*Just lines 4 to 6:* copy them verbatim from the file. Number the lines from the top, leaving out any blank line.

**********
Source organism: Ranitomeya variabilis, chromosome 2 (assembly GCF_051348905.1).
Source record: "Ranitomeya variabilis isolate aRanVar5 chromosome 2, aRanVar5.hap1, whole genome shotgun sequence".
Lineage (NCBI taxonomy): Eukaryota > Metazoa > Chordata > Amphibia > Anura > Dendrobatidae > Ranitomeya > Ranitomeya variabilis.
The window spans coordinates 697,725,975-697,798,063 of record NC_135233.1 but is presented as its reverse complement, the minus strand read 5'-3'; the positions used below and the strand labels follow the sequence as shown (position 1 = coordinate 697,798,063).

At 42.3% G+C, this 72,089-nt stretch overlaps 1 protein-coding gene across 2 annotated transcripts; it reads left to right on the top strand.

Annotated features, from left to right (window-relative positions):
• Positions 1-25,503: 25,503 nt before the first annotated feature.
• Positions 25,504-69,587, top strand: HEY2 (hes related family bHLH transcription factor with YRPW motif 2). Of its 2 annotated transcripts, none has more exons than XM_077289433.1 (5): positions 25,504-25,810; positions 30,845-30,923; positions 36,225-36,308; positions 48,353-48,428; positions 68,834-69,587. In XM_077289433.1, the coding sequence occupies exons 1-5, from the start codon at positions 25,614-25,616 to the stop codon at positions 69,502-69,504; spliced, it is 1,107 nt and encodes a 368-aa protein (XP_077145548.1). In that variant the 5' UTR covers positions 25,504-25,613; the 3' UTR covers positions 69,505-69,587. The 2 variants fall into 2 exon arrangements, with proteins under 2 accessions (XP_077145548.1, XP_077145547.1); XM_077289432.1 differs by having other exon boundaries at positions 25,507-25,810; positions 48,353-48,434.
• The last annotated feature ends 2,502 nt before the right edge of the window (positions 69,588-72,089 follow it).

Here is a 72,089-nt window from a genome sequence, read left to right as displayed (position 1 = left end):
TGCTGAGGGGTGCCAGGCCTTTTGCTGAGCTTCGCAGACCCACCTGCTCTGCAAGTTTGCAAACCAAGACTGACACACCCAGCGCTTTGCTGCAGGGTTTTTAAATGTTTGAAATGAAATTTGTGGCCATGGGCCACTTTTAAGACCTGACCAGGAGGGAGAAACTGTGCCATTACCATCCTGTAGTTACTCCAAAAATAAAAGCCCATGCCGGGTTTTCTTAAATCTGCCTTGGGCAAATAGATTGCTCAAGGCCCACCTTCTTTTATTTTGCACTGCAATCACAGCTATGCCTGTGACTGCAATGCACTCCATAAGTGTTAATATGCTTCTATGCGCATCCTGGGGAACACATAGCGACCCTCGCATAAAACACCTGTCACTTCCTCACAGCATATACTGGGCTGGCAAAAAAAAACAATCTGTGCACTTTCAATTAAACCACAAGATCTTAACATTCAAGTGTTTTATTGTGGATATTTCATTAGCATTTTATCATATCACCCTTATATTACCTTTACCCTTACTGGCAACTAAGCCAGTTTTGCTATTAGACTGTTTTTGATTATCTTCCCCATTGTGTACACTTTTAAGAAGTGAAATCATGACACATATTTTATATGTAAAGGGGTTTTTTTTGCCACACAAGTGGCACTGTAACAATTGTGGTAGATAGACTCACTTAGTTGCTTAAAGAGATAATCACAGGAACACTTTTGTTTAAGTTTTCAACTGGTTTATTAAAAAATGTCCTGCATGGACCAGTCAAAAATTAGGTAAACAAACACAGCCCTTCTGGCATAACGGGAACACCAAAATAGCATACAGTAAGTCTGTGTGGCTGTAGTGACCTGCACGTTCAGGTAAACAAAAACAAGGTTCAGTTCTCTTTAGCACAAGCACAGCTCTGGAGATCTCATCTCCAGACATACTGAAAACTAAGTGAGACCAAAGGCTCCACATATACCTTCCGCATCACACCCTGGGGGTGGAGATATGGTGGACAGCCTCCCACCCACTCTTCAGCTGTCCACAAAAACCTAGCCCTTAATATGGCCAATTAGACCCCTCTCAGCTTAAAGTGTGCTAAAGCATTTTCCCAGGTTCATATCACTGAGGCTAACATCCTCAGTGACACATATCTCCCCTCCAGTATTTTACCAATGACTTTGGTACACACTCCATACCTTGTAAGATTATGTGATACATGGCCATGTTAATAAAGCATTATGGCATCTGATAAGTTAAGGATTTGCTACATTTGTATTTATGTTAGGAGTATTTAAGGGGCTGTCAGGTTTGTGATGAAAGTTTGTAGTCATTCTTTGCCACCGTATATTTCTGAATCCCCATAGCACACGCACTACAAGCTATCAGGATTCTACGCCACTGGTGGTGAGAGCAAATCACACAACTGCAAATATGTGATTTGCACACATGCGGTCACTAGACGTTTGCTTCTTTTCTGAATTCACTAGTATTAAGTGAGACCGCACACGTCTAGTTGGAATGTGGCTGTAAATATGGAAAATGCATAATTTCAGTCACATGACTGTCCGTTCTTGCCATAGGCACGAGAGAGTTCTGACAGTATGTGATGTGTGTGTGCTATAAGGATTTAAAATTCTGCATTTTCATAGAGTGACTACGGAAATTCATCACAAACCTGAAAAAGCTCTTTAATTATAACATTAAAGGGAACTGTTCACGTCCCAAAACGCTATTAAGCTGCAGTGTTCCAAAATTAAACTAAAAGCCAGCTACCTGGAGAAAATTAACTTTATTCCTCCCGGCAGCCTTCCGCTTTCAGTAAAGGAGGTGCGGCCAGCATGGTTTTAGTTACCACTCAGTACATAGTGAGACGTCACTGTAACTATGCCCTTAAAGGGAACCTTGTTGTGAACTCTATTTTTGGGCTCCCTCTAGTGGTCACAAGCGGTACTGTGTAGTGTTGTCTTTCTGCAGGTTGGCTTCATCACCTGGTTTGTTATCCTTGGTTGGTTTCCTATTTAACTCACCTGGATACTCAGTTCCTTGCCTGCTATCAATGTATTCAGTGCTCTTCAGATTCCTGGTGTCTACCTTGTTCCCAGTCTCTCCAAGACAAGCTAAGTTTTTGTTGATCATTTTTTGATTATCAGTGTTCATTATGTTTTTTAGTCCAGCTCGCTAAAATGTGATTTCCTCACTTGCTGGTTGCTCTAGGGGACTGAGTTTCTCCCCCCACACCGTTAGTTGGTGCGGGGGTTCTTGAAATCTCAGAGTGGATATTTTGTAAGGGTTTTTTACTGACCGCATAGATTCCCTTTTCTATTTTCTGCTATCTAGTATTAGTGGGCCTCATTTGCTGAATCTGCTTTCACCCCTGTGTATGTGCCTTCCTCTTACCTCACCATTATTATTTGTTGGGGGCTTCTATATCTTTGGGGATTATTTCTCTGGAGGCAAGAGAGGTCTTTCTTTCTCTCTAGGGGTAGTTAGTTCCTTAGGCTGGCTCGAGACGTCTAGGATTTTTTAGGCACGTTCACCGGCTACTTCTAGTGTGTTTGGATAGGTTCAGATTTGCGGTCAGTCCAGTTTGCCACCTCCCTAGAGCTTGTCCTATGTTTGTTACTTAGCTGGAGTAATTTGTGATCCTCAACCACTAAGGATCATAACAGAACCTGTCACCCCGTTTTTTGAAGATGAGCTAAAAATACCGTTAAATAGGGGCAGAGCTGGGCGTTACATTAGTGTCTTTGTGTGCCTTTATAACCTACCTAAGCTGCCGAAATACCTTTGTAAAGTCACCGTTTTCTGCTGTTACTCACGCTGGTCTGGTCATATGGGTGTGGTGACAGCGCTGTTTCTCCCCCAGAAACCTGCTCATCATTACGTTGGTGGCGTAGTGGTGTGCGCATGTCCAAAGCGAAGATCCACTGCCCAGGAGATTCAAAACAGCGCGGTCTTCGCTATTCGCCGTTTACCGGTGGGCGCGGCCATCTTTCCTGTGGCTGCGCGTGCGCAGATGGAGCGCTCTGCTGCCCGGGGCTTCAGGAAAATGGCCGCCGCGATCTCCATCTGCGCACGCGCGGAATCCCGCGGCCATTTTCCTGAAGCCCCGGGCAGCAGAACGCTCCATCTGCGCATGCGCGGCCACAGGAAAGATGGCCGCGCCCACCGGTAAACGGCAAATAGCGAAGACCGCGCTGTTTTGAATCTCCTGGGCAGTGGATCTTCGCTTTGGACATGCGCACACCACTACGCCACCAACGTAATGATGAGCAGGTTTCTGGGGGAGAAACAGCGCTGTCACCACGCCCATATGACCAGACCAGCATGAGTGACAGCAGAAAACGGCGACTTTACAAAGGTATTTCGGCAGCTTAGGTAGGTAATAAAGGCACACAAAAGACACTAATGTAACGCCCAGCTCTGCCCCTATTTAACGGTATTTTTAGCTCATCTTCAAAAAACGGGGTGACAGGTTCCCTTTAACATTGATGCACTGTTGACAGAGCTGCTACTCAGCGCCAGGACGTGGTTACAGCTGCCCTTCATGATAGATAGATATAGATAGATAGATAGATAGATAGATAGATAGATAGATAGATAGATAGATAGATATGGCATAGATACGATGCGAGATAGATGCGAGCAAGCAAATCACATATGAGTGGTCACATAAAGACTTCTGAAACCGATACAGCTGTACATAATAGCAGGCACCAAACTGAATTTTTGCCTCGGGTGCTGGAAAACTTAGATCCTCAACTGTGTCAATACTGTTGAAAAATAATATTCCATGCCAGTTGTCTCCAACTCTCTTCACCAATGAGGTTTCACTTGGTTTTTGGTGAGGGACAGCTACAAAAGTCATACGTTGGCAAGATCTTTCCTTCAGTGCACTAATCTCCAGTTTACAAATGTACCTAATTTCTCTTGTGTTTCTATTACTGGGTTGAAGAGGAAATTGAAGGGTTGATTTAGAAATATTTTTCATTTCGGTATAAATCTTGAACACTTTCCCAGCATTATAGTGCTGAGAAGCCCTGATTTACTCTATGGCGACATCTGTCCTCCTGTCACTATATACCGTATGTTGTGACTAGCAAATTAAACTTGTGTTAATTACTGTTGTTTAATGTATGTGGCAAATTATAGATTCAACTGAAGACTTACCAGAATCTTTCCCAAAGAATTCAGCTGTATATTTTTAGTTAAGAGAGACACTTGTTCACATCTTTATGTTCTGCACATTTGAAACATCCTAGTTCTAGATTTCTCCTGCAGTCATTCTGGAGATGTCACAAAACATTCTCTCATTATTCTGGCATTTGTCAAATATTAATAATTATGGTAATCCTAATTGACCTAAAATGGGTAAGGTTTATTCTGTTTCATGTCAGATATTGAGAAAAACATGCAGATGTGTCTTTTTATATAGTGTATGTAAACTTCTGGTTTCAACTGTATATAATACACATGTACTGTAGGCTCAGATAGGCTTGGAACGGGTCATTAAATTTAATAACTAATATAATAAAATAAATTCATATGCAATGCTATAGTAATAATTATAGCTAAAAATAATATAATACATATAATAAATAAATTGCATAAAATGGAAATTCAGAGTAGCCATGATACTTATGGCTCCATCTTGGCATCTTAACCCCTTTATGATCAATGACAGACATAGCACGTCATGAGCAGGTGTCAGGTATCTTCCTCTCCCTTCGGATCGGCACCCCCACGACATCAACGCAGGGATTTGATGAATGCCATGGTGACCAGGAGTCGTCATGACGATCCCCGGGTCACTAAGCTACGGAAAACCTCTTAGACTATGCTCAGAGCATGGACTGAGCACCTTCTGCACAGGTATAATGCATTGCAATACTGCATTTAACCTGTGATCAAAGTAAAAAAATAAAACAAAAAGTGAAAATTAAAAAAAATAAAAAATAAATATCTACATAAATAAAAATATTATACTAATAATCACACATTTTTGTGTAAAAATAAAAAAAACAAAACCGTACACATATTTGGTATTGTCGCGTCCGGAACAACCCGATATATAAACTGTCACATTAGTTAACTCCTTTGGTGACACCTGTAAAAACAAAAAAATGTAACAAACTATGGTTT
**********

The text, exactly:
The window spans coordinates 697,725,975-697,798,063 of record NC_135233.1 but is presented as its reverse complement, the minus strand read 5'-3'; the positions used below and the strand labels follow the sequence as shown (position 1 = coordinate 697,798,063).

At 42.3% G+C, this 72,089-nt stretch overlaps 1 protein-coding gene across 2 annotated transcripts; it reads left to right on the top strand.

Annotated features, from left to right (window-relative positions):